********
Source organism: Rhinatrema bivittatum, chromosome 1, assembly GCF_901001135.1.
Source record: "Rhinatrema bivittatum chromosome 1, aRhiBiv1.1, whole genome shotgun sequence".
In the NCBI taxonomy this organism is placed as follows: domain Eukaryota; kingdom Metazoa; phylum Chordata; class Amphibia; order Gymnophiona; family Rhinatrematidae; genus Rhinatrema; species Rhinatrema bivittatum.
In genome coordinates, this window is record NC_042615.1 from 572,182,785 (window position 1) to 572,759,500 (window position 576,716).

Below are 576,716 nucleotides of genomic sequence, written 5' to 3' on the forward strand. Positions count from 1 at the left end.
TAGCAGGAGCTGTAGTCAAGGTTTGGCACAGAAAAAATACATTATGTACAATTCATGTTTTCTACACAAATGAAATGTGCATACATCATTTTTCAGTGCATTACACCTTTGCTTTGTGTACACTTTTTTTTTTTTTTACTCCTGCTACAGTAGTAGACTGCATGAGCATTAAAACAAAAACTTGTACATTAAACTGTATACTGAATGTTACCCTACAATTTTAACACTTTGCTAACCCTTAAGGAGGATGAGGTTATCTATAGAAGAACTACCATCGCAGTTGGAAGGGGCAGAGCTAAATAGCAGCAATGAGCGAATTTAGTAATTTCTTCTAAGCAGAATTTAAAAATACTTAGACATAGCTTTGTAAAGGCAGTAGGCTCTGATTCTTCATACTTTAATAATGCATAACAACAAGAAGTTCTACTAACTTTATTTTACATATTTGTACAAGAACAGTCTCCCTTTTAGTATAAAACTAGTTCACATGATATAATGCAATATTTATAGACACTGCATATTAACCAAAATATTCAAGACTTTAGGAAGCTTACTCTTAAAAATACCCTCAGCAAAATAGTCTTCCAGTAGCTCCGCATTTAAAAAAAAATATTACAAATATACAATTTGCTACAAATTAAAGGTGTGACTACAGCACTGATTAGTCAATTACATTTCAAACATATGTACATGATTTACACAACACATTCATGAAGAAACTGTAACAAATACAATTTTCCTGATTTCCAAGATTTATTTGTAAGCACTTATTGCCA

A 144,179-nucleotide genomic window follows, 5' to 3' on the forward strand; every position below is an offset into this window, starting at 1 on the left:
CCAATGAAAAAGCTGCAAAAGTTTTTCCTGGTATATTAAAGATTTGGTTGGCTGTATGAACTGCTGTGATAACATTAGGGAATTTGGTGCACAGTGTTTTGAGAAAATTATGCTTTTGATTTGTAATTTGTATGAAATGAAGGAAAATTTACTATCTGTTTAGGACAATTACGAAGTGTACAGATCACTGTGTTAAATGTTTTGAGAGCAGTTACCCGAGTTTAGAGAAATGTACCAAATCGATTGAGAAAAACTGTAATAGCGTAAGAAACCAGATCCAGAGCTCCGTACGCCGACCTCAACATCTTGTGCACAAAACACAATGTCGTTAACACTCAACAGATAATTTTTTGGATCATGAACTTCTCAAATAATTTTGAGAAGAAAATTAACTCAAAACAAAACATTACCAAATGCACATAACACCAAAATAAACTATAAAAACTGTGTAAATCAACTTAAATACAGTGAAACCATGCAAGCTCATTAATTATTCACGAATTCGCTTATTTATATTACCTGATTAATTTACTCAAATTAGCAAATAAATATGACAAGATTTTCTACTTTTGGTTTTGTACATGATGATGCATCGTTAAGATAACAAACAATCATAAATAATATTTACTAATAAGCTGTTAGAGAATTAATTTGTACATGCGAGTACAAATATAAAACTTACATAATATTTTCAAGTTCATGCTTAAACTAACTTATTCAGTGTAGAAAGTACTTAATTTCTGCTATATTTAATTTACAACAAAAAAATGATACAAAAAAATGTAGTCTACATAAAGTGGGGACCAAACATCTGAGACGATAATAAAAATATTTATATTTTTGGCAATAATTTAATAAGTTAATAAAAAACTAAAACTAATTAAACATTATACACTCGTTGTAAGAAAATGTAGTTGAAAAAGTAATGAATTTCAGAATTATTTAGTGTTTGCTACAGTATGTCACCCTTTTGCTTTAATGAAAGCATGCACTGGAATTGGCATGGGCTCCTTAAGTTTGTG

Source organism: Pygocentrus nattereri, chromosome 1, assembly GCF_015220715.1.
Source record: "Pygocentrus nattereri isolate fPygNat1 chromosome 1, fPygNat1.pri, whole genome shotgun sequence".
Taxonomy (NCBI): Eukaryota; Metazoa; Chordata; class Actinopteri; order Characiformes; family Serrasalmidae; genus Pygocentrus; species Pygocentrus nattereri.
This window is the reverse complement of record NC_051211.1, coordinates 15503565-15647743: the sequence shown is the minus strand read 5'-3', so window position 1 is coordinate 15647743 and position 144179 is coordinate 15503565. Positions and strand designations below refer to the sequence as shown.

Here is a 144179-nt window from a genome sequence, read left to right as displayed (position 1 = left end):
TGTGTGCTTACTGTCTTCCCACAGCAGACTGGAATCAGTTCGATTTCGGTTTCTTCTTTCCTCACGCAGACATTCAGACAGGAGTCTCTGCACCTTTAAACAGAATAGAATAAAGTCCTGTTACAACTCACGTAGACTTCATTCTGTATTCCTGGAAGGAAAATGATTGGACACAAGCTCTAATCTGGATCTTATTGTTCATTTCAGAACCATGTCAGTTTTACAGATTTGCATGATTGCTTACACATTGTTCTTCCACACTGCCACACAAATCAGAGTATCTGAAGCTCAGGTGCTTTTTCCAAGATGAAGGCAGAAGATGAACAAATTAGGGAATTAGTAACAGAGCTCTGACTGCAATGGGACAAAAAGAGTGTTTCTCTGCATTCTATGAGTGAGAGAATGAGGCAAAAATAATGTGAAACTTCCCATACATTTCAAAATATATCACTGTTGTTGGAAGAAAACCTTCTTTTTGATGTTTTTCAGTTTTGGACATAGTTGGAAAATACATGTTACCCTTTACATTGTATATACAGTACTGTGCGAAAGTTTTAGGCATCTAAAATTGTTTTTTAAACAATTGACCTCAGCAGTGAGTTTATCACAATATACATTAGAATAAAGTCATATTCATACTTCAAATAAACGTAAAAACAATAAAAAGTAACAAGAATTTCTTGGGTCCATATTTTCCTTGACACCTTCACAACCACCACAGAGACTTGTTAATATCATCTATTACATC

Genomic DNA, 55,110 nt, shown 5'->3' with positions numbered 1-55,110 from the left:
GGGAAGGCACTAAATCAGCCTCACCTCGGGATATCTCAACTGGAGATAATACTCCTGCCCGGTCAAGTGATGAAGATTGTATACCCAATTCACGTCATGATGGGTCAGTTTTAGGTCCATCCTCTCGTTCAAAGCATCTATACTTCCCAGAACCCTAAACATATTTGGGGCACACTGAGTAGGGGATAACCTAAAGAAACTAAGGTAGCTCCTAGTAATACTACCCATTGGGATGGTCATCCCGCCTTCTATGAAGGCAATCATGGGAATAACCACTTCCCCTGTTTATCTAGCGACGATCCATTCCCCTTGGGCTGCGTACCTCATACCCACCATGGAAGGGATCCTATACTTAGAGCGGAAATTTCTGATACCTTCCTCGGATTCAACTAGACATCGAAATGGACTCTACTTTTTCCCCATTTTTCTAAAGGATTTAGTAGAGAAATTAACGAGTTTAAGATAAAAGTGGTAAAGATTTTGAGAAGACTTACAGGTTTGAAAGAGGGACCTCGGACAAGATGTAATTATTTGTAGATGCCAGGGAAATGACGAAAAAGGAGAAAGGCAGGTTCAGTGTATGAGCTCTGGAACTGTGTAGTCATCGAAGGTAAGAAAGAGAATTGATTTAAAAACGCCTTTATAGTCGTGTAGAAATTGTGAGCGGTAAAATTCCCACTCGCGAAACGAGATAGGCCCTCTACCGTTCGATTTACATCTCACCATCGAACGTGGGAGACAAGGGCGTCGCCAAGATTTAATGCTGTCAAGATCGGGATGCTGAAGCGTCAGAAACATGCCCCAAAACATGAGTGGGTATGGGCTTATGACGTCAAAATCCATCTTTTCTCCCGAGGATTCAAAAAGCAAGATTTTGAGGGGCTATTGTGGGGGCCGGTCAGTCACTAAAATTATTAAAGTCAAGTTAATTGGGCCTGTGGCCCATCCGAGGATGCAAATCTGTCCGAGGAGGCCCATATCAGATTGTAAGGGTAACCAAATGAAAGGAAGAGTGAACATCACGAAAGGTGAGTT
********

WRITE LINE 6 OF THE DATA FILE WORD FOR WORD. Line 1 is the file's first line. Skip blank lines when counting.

TAGCAGGAGCTGTAGTCAAGGTTTGGCACAGAAAAAATACATTATGTACAATTCATGTTTTCTACACAAATGAAATGTGCATACATCATTTTTCAGTGCATTACACCTTTGCTTTGTGTACACTTTTTTTTTTTTTTACTCCTGCTACAGTAGTAGACTGCATGAGCATTAAAACAAAAACTTGTACATTAAACTGTATACTGAATGTTACCCTACAATTTTAACACTTTGCTAACCCTTAAGGAGGATGAGGTTATCTATAGAAGAACTACCATCGCAGTTGGAAGGGGCAGAGCTAAATAGCAGCAATGAGCGAATTTAGTAATTTCTTCTAAGCAGAATTTAAAAATACTTAGACATAGCTTTGTAAAGGCAGTAGGCTCTGATTCTTCATACTTTAATAATGCATAACAACAAGAAGTTCTACTAACTTTATTTTACATATTTGTACAAGAACAGTCTCCCTTTTAGTATAAAACTAGTTCACATGATATAATGCAATATTTATAGACACTGCATATTAACCAAAATATTCAAGACTTTAGGAAGCTTACTCTTAAAAATACCCTCAGCAAAATAGTCTTCCAGTAGCTCCGCATTTAAAAAAAAATATTACAAATATACAATTTGCTACAAATTAAAGGTGTGACTACAGCACTGATTAGTCAATTACATTTCAAACATATGTACATGATTTACACAACACATTCATGAAGAAACTGTAACAAATACAATTTTCCTGATTTCCAAGATTTATTTGTAAGCACTTATTGCCA